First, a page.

You don’t have to work on ER to know that creating a successful TV drama can be a bloody hell. Even when you go out of your way to glam up the process — as CBS’ new U.S. attorney drama Michael Hayes tried to do, by recruiting such accomplished staffers as critically lauded actor David Caruso and feature-film writer Nicholas Pileggi (GoodFellas) — you can still end up with a messy little pilot that, despite sporting both a car bomb and a suicide, packs less punch than an unplugged defibrillator.
”The pilot was very promising,” contends CBS VP of drama development Anita Addison, one of the execs responsible for ushering Hayes into prime time. ”But it could easily, in series, have become pedestrian.”
To help make sure the show had legs — Michael Hayes is, after all, the vehicle Caruso is using to pump new life into his post-NYPD Blue career — Addison and her boss, CBS Television president Leslie Moonves, needed — stat! — an emergency specialist; someone who could take its basic black-and-white, good-versus-evil premise and inject it with a healthy dose of gray. And as far as CBS was concerned, there was only one man for the job: Paul Haggis, 44, the writer-producer-visionary of last season’s most acclaimed (though least viewed) drama, the enticingly obtuse EZ Streets, and — Bochco beware — TV’s fastest-rising urban storyteller. ”We felt Paul could bring a sensibility to [Hayes] that could help it become unique,” says Addison, who first came to appreciate Haggis’ deeply skewed outlook while working with him on Streets. ”It’s often said that a cynic is a burned romantic, and I think that Paul, while he has cynicism in his writing, also knows how to find the heart.”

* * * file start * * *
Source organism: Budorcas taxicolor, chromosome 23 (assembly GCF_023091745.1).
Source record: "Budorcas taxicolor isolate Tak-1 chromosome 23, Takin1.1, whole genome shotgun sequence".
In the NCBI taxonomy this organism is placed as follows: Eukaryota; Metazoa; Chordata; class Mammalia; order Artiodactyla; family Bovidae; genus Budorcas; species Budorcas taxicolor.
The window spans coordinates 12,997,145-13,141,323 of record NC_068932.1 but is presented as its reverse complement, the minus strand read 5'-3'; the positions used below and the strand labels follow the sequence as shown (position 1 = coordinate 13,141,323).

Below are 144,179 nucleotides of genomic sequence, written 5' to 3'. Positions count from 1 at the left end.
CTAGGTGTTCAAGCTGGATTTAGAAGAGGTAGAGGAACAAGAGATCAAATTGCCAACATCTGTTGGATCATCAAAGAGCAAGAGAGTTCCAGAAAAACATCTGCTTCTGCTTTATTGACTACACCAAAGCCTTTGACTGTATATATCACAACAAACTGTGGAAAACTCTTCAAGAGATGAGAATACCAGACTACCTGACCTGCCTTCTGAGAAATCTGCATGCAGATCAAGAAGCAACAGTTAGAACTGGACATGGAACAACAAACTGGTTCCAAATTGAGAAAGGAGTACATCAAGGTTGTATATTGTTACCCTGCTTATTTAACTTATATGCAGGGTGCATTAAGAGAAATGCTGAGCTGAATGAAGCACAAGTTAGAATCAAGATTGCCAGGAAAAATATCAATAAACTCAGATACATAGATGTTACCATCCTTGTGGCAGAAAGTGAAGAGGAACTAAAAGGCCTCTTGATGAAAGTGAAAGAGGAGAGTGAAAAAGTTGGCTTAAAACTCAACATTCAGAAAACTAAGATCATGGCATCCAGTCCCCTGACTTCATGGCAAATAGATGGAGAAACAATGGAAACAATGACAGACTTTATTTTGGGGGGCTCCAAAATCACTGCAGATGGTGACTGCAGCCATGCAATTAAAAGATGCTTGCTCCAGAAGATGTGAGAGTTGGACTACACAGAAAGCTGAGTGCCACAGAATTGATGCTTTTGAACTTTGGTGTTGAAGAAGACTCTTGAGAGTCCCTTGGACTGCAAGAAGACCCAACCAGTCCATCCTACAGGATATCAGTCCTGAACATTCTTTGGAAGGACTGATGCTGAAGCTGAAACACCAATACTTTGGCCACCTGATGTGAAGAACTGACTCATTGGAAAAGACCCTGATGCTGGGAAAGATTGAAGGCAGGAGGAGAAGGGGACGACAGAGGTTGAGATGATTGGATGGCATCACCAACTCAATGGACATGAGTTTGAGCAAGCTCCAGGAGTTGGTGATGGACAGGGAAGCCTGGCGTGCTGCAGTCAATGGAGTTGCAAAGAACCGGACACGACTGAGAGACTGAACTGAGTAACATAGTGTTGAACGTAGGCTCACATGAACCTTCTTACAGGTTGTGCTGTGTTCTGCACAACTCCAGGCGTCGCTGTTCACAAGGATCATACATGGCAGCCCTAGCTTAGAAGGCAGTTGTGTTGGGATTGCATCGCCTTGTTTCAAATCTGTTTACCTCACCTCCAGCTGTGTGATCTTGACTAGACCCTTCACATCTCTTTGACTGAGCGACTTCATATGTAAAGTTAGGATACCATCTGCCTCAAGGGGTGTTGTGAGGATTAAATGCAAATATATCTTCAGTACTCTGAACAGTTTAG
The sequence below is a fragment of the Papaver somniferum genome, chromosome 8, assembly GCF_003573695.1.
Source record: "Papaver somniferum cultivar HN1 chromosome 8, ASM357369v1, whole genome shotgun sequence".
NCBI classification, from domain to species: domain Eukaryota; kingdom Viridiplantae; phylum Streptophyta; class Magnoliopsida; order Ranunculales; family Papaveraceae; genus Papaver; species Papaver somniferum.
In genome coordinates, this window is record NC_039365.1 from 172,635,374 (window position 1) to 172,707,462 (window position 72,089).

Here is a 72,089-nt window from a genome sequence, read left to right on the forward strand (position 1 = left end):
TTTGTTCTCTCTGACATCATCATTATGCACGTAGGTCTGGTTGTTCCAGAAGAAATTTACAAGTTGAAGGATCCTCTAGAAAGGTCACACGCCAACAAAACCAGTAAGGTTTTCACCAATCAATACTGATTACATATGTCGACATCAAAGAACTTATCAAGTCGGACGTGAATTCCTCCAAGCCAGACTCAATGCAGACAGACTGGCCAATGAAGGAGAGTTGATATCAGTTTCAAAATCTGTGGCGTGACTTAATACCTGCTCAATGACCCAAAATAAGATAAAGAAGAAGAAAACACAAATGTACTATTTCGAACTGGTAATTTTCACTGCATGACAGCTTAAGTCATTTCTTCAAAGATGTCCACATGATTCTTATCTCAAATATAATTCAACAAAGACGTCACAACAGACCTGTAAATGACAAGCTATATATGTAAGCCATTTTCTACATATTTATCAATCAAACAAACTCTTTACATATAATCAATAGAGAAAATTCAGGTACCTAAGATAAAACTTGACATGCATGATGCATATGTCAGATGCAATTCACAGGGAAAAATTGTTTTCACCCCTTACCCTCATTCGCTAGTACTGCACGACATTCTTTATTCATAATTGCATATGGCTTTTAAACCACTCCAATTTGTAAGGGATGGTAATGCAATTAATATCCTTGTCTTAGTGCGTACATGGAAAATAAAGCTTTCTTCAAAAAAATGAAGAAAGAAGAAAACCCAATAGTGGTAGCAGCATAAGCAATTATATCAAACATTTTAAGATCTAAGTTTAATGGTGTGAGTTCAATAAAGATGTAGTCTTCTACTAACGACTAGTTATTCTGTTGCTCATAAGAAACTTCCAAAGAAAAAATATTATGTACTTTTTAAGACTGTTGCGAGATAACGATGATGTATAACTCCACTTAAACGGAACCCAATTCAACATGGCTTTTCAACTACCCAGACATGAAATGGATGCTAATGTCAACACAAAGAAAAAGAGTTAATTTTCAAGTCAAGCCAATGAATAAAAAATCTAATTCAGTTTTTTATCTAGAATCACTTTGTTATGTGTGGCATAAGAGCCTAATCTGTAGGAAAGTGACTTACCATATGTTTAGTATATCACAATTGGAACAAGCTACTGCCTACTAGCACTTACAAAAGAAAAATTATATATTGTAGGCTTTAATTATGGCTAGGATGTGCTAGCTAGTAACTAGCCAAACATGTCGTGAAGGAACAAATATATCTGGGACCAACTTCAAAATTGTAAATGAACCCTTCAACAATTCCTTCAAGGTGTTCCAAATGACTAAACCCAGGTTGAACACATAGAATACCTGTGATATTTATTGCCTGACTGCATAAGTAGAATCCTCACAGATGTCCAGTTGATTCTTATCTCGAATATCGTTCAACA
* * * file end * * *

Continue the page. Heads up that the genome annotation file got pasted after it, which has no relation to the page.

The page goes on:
But Haggis — still smarting over the cancellation of Streets — was starting to feel cynical about TV. He’d spent a year doing painstaking research on Streets’ tarnished-cops-battle-heroic-mobsters saga, only to have it get bumped off the schedule after two airings (it returned later in the season before being unceremoniously yanked). Prior to that, he’d created 1994’s oddball Canadian Mountie-in-a-strange-land detective show Due South, which, despite being a cult fave, was also canceled by CBS after two years. With so traumatic a track record, who would blame Haggis if he were skittish about toiling on another Eye network project?
Fortunately for CBS, he was eager to work with Caruso. ”They showed me the pilot, and I said, ‘Ooh, cool. I like David,”’ recalls Haggis, a Canadian whose writing credits include everything from The Facts of Life to an Emmy-winning episode of thirtysomething. ”I’d heard he had a rep, but I [wanted] to investigate.” After a positive getting-to-know-you confab with the star, Haggis signed on as exec producer — only to quickly butt heads with a prickly Caruso on set.
”We’ve had our set-tos,” is all Haggis will divulge, adding ”It’s hard being dropped into a show [already in production]. I’d say parachuted, but the landing was a little harder. There were a couple of rocky weeks there. But once [Caruso] saw where I was taking the show, he jumped on board.”